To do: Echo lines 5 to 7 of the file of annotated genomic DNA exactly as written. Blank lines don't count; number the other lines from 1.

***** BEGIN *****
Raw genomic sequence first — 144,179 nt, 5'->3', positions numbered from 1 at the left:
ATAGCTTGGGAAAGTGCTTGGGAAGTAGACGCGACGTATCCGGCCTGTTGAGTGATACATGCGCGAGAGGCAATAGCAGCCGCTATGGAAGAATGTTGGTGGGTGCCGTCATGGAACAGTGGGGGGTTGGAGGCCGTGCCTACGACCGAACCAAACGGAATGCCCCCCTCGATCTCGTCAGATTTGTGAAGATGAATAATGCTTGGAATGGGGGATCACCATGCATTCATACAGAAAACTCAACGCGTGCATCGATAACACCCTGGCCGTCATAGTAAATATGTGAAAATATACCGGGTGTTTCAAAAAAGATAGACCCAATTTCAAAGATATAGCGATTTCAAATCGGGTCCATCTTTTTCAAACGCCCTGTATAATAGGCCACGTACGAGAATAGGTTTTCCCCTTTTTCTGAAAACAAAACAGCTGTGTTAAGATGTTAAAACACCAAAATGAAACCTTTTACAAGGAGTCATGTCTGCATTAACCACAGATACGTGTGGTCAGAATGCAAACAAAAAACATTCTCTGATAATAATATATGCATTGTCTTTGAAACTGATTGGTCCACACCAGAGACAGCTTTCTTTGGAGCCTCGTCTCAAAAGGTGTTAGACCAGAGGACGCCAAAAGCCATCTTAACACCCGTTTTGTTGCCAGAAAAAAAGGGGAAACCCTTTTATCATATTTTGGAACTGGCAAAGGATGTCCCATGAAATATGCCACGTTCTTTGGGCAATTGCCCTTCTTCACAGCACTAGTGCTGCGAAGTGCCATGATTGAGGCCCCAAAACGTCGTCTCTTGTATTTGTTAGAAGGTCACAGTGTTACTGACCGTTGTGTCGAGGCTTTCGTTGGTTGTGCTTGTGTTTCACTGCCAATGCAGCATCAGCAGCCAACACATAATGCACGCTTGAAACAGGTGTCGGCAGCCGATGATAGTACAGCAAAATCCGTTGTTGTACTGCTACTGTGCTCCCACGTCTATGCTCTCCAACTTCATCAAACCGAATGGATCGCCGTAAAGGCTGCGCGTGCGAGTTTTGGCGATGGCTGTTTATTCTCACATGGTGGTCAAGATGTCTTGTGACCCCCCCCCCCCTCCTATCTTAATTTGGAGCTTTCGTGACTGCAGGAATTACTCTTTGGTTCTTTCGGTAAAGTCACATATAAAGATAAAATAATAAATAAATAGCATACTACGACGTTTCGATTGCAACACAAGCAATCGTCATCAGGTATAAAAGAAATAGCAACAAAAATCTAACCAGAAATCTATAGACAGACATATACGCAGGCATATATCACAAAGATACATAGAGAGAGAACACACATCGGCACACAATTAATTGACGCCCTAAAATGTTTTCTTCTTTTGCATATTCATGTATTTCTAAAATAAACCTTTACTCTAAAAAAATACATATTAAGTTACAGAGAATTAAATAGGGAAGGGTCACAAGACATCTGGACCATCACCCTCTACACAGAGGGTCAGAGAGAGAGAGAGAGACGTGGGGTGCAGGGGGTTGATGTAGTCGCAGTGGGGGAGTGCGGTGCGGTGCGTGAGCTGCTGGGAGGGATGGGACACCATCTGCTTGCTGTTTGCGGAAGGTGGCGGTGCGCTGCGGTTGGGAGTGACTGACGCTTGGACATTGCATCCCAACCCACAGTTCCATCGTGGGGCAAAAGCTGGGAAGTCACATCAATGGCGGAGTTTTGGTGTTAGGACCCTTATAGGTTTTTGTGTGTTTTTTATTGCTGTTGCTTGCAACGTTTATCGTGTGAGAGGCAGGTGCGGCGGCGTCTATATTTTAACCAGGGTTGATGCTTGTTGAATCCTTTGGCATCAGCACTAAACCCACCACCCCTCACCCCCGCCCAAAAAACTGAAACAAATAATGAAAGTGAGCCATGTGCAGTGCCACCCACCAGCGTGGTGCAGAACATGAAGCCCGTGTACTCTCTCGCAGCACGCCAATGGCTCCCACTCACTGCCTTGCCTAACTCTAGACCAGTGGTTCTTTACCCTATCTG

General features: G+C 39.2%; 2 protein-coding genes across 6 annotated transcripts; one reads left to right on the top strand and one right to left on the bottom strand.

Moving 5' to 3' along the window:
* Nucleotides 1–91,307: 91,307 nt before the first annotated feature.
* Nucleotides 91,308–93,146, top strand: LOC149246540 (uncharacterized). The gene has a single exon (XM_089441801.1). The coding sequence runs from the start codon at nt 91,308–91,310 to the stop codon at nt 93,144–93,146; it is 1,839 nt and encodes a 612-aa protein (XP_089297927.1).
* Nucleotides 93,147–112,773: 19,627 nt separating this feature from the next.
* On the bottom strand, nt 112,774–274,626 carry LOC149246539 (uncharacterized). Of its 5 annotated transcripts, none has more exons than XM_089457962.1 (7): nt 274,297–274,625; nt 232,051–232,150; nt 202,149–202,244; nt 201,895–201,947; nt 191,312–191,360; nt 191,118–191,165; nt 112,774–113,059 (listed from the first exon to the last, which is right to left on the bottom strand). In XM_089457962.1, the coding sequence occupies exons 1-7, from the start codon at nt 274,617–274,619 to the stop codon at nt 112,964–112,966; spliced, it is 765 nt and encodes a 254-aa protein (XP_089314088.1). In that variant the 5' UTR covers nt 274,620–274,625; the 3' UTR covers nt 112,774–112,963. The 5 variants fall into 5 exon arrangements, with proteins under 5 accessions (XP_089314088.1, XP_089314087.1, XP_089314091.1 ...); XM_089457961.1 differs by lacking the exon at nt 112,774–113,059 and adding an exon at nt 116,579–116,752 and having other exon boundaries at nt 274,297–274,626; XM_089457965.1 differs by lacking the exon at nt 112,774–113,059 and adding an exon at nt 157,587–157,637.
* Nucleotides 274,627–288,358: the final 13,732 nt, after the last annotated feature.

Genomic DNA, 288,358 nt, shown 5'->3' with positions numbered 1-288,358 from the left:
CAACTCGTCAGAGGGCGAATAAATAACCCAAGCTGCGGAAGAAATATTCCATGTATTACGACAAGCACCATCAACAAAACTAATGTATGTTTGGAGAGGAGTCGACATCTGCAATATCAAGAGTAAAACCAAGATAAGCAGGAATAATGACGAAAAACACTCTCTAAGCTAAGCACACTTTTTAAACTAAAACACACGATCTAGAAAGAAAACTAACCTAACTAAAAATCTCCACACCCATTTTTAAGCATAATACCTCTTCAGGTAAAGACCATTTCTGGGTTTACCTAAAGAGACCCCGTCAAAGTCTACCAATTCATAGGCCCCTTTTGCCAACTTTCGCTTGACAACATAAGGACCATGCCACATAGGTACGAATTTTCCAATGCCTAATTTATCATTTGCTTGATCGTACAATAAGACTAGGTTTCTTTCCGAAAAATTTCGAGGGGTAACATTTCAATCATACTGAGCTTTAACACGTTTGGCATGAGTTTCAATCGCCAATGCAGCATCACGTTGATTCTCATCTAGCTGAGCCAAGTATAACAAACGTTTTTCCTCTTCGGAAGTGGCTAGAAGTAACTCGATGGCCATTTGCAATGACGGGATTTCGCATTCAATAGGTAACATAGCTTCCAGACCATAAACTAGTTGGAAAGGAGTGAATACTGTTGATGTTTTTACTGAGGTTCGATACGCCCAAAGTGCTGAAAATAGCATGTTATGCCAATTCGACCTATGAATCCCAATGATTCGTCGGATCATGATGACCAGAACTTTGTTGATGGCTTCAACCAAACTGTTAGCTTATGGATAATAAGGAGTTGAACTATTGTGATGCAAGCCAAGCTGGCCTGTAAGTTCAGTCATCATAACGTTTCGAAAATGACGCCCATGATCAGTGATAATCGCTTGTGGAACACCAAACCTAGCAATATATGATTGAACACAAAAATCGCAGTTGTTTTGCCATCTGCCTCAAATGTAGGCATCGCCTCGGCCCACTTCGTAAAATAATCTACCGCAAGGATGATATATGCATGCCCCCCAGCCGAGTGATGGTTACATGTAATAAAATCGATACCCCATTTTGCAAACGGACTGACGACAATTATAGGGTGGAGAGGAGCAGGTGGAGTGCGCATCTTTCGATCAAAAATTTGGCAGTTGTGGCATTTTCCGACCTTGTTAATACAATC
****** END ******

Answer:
* Nucleotides 1–91,307: 91,307 nt before the first annotated feature.
* Nucleotides 91,308–93,146, top strand: LOC149246540 (uncharacterized). The gene has a single exon (XM_089441801.1). The coding sequence runs from the start codon at nt 91,308–91,310 to the stop codon at nt 93,144–93,146; it is 1,839 nt and encodes a 612-aa protein (XP_089297927.1).
* Nucleotides 93,147–112,773: 19,627 nt separating this feature from the next.